The bill is reportedly expected to get the support of the parliament. When MPs approve the bill, martial law and conscription will be extended until 23 August, the day before Ukrainian independence day.

Last week, Ukraine’s defence minister Oleksiy Reznikov said he hoped to arm a million fighters as the country prepared for a “new, long phase of war.”

Nordic Nato bids will be ‘OK’, Biden says after Turkey dissent

Wednesday 18 May 2022 20:00 , Lamiat Sabin

Sweden and Finland’s bids to join Nato – in the wake of Russia’s invasion of Ukraine – will be successful, according to Joe Biden.

Turkish president Recep Tayyip Erdogan (REUTERS)
Turkish president Recep Tayyip Erdogan (REUTERS)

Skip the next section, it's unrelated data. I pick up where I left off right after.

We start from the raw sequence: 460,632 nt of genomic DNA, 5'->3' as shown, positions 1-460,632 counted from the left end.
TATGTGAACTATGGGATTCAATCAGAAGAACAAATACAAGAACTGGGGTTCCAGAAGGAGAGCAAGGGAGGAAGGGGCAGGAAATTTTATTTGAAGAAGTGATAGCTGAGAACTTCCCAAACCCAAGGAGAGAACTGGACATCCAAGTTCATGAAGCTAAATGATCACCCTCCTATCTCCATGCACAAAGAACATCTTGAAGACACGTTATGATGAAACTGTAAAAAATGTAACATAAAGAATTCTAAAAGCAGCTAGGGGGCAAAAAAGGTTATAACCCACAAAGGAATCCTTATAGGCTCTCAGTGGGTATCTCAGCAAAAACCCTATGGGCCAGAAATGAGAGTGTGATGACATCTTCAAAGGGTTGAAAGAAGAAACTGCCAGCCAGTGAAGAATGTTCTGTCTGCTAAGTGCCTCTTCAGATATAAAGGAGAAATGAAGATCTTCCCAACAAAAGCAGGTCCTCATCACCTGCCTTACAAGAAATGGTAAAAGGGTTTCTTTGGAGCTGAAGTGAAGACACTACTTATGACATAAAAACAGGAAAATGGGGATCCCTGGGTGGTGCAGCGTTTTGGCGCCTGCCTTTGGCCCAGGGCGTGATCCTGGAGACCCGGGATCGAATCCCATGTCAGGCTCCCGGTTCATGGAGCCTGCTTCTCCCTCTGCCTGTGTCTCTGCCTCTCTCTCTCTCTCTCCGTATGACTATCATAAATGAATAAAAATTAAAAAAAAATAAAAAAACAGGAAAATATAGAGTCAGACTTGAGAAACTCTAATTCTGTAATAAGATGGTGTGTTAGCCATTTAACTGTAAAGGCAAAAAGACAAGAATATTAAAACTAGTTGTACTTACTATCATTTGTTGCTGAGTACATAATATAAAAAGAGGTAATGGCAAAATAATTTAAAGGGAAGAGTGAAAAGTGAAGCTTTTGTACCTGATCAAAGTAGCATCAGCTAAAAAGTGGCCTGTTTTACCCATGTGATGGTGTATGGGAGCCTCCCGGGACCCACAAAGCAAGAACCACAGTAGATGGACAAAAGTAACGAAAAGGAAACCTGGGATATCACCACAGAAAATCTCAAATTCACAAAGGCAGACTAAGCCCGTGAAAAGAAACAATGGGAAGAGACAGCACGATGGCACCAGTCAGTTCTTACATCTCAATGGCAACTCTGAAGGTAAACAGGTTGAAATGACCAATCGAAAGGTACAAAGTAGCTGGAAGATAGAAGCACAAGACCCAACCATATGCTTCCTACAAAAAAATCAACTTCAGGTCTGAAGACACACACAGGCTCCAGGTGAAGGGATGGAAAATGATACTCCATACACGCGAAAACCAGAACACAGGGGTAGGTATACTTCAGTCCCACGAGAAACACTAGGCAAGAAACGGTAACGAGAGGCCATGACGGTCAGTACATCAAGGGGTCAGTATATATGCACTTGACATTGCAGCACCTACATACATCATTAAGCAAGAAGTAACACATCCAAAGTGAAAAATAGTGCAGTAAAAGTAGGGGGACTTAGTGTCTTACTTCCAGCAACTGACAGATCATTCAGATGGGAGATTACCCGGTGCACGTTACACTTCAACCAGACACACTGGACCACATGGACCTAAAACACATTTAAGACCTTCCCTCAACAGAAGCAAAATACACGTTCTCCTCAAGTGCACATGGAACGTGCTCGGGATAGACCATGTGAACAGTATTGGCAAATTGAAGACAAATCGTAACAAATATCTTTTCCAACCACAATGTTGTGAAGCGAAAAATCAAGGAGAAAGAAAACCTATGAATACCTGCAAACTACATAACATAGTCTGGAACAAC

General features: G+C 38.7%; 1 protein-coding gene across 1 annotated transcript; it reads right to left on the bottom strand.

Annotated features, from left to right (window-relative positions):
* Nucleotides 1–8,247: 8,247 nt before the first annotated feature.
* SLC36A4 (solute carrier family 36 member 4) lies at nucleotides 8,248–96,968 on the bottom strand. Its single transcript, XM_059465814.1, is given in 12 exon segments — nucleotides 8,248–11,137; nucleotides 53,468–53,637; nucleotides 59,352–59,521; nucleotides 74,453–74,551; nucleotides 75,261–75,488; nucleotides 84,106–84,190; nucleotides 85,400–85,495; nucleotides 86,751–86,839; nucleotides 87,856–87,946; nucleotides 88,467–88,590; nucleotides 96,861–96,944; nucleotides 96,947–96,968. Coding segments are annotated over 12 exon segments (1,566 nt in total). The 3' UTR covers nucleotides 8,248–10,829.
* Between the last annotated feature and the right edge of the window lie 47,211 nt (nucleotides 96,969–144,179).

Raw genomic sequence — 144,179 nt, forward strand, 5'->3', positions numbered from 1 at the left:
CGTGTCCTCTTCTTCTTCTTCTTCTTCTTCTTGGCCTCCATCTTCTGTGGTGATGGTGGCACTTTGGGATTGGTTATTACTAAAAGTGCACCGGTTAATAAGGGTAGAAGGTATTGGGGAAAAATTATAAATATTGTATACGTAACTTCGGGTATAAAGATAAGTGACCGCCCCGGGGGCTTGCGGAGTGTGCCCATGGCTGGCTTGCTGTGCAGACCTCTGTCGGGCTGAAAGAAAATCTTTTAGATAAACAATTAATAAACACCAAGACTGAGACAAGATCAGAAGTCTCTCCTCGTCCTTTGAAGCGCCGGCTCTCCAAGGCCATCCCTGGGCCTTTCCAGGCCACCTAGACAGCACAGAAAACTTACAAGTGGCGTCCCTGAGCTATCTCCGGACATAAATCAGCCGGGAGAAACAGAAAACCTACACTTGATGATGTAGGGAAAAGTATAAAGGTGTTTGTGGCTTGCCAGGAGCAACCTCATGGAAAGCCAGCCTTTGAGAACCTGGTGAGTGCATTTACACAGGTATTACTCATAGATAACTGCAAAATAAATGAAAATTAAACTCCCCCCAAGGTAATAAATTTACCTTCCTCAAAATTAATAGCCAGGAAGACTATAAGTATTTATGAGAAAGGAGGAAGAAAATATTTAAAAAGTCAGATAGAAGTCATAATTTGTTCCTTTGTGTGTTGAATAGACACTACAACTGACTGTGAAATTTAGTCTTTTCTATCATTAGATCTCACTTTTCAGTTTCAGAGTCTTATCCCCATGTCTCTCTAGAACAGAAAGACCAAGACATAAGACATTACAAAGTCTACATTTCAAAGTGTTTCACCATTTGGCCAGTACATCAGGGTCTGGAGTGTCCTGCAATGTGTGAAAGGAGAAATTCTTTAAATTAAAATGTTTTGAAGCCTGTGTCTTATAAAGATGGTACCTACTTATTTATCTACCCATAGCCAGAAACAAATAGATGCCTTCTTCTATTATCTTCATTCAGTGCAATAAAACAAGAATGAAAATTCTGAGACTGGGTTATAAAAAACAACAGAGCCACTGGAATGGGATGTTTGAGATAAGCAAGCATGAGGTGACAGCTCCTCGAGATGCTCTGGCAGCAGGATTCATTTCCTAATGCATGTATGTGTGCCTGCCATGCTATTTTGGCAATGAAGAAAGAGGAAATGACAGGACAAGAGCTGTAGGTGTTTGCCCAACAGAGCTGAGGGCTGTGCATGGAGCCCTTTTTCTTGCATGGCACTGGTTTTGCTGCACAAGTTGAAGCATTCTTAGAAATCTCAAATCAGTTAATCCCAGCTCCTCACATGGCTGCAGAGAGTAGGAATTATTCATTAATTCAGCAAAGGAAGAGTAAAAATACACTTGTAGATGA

The US president’s comments came after Nato member Turkey raised objections to the two Nordic nations’ applications to join the military alliance.

In response to a reporter’s question on how he would convince Turkey to drop its opposition, Mr Biden said: “I think we’re going to be OK.”

US embassy reopens in Ukraine after three months

Wednesday 18 May 2022 19:30 , Lamiat Sabin

The US embassy in Kyiv reopened today after a three-month closure.

The embassy was closed soon after Russia’s invasion of Ukraine on 24 February.

“We are officially reopening operations,” spokesperson Daniel Langenkamp told Reuters shortly before the US flag was raised above the embassy.

He said a small number of diplomats would return initially to staff the mission.

Biden says US to support Finland and Sweden against Russia

Wednesday 18 May 2022 19:00 , Lamiat Sabin